The Silence : An unexaggerated Women Centric Drama driven by Powerful Performances
It is quite ironical that the film ” The Silence ” echoes the plight of many women in India louder than expected even with the sparse dialogue and no hair-raising preachy drama. Even in the prologue scene of the film that describes Mumbai as the safest city, our titular character — Chini (played by Mugdha Chaphekar) — witnesses a woman being harassed in a running local train. The moment she shrieks in horror of the sight, the sound is cut by the more intense and louder horn of the other passing local train. It is an unsettling scene, to say the least, a telling portrayal of how the noise in society and fear of being shamed subdue the screeching voices of harassed women.
The Silence is not a path-breaking film but what makes it peculiar is the subtle way the pain and rage coalesce in the thick air of dominance by patriarchal conscience which makes us realize how safety and equality for women is still a far cry in India.
Chini’s encounter in the local train is reminiscent of the scar she carries from her childhood and which suddenly dwindles her confidence and rips open her old wound. Young Chini (played by Vedashree Mahajan) is raised by her widowed father (Raghubir Yadav) who loves his daughters as much as he loves alcohol if not more. He sells cotton candy in the neighboring village to sustain the family. When Chini hits puberty, her dad seeks the help of his misogynist brother-in-law, played by Nagraj Manjule. He is a cynic with a thick skin of arrogance bolstered with the unpredictability of his wrath that could be triggered by just the slightest blow to his male ego.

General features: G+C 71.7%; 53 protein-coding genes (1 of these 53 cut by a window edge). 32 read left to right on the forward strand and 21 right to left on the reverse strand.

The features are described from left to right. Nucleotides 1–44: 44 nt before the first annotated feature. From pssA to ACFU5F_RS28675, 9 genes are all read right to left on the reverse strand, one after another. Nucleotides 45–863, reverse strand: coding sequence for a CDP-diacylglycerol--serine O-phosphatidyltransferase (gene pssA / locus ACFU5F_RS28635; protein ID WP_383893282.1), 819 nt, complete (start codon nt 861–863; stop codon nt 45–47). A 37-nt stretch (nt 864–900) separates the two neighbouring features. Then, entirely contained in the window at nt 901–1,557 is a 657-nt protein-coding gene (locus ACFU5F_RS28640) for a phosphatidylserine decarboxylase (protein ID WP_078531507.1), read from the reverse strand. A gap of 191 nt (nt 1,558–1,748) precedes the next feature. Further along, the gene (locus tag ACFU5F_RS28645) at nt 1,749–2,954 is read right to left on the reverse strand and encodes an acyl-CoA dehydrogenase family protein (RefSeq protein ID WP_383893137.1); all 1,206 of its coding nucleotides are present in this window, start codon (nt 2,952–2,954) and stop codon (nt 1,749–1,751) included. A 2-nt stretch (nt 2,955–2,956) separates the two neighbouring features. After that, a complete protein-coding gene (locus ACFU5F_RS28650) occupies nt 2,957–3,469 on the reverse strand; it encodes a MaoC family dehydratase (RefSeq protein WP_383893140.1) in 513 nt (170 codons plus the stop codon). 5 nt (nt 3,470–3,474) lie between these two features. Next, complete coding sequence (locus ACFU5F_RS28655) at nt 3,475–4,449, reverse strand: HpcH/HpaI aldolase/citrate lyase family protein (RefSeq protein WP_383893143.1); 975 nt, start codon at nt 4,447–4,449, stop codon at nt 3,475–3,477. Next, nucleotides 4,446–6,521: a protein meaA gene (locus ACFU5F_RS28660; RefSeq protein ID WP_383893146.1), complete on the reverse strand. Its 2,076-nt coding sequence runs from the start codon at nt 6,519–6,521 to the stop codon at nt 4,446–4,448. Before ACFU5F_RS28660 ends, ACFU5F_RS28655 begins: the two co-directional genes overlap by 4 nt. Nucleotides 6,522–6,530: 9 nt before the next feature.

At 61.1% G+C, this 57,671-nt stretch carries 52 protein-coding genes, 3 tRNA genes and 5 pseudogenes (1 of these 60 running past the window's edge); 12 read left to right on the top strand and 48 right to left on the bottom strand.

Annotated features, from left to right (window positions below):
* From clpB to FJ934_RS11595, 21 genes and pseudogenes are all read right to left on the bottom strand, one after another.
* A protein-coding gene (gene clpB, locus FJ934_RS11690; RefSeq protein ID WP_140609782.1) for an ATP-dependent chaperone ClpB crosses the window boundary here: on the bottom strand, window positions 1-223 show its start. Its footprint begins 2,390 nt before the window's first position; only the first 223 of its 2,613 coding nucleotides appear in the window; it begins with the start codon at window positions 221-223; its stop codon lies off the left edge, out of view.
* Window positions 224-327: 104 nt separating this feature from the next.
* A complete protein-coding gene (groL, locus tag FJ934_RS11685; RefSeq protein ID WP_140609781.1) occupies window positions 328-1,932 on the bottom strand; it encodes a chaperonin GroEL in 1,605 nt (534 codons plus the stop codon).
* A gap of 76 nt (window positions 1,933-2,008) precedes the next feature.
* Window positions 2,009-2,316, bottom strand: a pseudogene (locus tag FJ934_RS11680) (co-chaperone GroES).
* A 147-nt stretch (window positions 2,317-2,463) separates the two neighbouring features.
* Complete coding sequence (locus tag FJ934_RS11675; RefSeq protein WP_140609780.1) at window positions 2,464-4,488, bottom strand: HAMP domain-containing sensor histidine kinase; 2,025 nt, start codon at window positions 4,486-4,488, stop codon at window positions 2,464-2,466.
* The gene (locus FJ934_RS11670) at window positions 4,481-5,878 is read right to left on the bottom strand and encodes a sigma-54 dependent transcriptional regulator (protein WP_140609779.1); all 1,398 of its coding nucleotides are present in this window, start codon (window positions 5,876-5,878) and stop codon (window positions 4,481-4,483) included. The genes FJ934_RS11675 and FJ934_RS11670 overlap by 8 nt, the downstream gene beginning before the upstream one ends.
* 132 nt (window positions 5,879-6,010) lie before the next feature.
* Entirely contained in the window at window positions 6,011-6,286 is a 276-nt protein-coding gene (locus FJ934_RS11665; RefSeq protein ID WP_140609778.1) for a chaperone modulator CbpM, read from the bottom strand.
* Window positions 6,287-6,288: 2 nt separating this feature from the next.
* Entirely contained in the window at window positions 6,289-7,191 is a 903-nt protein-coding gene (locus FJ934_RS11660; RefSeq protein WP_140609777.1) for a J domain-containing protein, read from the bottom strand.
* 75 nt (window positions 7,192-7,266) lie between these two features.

His wife, played by Anjali Patil, takes charge of educating Chini about puberty and periods. She is the soft target of her husband’s madness in the house, and could not possibly fathom the sneaking danger of her lecherous husband who could stoop to inconceivable depths stroked by his incessant lust. Chini’s innocence is shaken and her world crumbles down like a house of cards. She locks herself in a claustrophobic cage that only grows stronger until her elder sister –Mandakini (played by Kadambari Kadam) — returns from Mumbai and notices the frightening tremble in her eyes.
The character of Mandakini, an aspiring actress who publicly shames the casting director for a sexual favor in return for a role, feels like a diffident stroke of a brush landing wrongly on the canvas of “The Silence.” The subtlety is punctured by the loud characterization that seems like a flabby stomach. But what keeps you engaged in this seemingly predictable but efficient drama is the earnest & spine-chilling performance of Vedashree Mahajan, Raghubir Yadav’s turn as a helpless father cocooned in alcohol addiction, Anjali Patil’s cold demeanor as a sufferer who stays staunch to the character and Nagraj Manjule’s cynical turn that could give nightmare to victims.
Renowned Marathi director/screenwriter/lyricist Gajendra Vitthal Ahire unfolds The Silence in a nonlinear narrative that constantly flips between Chini’s childhood journey leading to the horrific molestation and her reclamation to life and trust in people. Though the nonlinear narrative lends a mysterious air to the drama, it doesn’t necessarily evoke the emotional resonance that it tries to achieve. Flocked by the three female protagonists, Ahire imbibes the film with the rightful shaky doubt of the women’s fate while possibly giving a terrible choice for their redemption. But since it is based on a true story, he cannot entirely be blamed for it. Though, it would definitely spark a debate whether violence is the only rebuttal to the neverending abuse and harassment women face in Indian patriarchy.